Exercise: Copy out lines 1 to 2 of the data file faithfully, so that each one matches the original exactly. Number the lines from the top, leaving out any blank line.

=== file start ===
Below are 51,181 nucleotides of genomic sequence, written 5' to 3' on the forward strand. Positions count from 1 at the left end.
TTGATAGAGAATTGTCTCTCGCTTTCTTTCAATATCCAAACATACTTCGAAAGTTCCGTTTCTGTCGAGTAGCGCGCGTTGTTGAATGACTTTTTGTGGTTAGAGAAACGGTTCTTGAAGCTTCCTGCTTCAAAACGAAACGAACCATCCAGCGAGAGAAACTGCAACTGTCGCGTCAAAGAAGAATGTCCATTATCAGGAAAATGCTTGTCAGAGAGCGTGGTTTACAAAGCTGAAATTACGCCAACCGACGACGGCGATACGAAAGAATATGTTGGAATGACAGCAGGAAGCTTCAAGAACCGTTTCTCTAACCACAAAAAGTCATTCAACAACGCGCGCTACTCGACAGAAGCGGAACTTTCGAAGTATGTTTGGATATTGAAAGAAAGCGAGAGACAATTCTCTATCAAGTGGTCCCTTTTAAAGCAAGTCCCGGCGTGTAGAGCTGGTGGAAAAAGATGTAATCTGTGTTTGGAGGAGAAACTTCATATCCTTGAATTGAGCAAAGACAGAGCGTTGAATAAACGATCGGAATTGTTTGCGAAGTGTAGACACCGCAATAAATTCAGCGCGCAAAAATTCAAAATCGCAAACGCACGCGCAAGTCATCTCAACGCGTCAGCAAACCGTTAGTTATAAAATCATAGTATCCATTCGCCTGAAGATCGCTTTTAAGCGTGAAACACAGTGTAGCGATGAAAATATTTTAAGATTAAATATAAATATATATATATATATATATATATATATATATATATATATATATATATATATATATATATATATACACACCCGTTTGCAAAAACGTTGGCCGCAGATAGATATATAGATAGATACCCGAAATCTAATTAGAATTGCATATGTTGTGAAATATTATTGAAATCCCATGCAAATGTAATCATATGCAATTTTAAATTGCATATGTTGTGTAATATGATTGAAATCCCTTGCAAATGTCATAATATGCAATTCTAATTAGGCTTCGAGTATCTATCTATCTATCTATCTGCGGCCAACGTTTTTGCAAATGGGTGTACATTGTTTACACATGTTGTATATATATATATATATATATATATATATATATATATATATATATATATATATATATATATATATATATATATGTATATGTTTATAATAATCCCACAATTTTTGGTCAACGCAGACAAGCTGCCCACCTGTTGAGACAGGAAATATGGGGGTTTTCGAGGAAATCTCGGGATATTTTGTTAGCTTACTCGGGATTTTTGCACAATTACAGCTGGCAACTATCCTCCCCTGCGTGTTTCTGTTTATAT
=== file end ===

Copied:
Below are 51,181 nucleotides of genomic sequence, written 5' to 3' on the forward strand. Positions count from 1 at the left end.
TTGATAGAGAATTGTCTCTCGCTTTCTTTCAATATCCAAACATACTTCGAAAGTTCCGTTTCTGTCGAGTAGCGCGCGTTGTTGAATGACTTTTTGTGGTTAGAGAAACGGTTCTTGAAGCTTCCTGCTTCAAAACGAAACGAACCATCCAGCGAGAGAAACTGCAACTGTCGCGTCAAAGAAGAATGTCCATTATCAGGAAAATGCTTGTCAGAGAGCGTGGTTTACAAAGCTGAAATTACGCCAACCGACGACGGCGATACGAAAGAATATGTTGGAATGACAGCAGGAAGCTTCAAGAACCGTTTCTCTAACCACAAAAAGTCATTCAACAACGCGCGCTACTCGACAGAAGCGGAACTTTCGAAGTATGTTTGGATATTGAAAGAAAGCGAGAGACAATTCTCTATCAAGTGGTCCCTTTTAAAGCAAGTCCCGGCGTGTAGAGCTGGTGGAAAAAGATGTAATCTGTGTTTGGAGGAGAAACTTCATATCCTTGAATTGAGCAAAGACAGAGCGTTGAATAAACGATCGGAATTGTTTGCGAAGTGTAGACACCGCAATAAATTCAGCGCGCAAAAATTCAAAATCGCAAACGCACGCGCAAGTCATCTCAACGCGTCAGCAAACCGTTAGTTATAAAATCATAGTATCCATTCGCCTGAAGATCGCTTTTAAGCGTGAAACACAGTGTAGCGATGAAAATATTTTAAGATTAAATATAAATATATATATATATATATATATATATATATATATATATATATATATATATATATATATATATATACACACCCGTTTGCAAAAACGTTGGCCGCAGATAGATATATAGATAGATACCCGAAATCTAATTAGAATTGCATATGTTGTGAAATATTATTGAAATCCCATGCAAATGTAATCATATGCAATTTTAAATTGCATATGTTGTGTAATATGATTGAAATCCCTTGCAAATGTCATAATATGCAATTCTAATTAGGCTTCGAGTATCTATCTATCTATCTATCTGCGGCCAACGTTTTTGCAAATGGGTGTACATTGTTTACACATGTTGTATATATATATATATATATATATATATATATATATATATATATATATATATATATATATATATATATATATATGTATATGTTTATAATAATCCCACAATTTTTGGTCAACGCAGACAAGCTGCCCACCTGTTGAGACAGGAAATATGGGGGTTTTCGAGGAAATCTCGGGATATTTTGTTAGCTTACTCGGGATTTTTGCACAATTACAGCTGGCAACTATCCTCCCCTGCGTGTTTCTGTTTATAT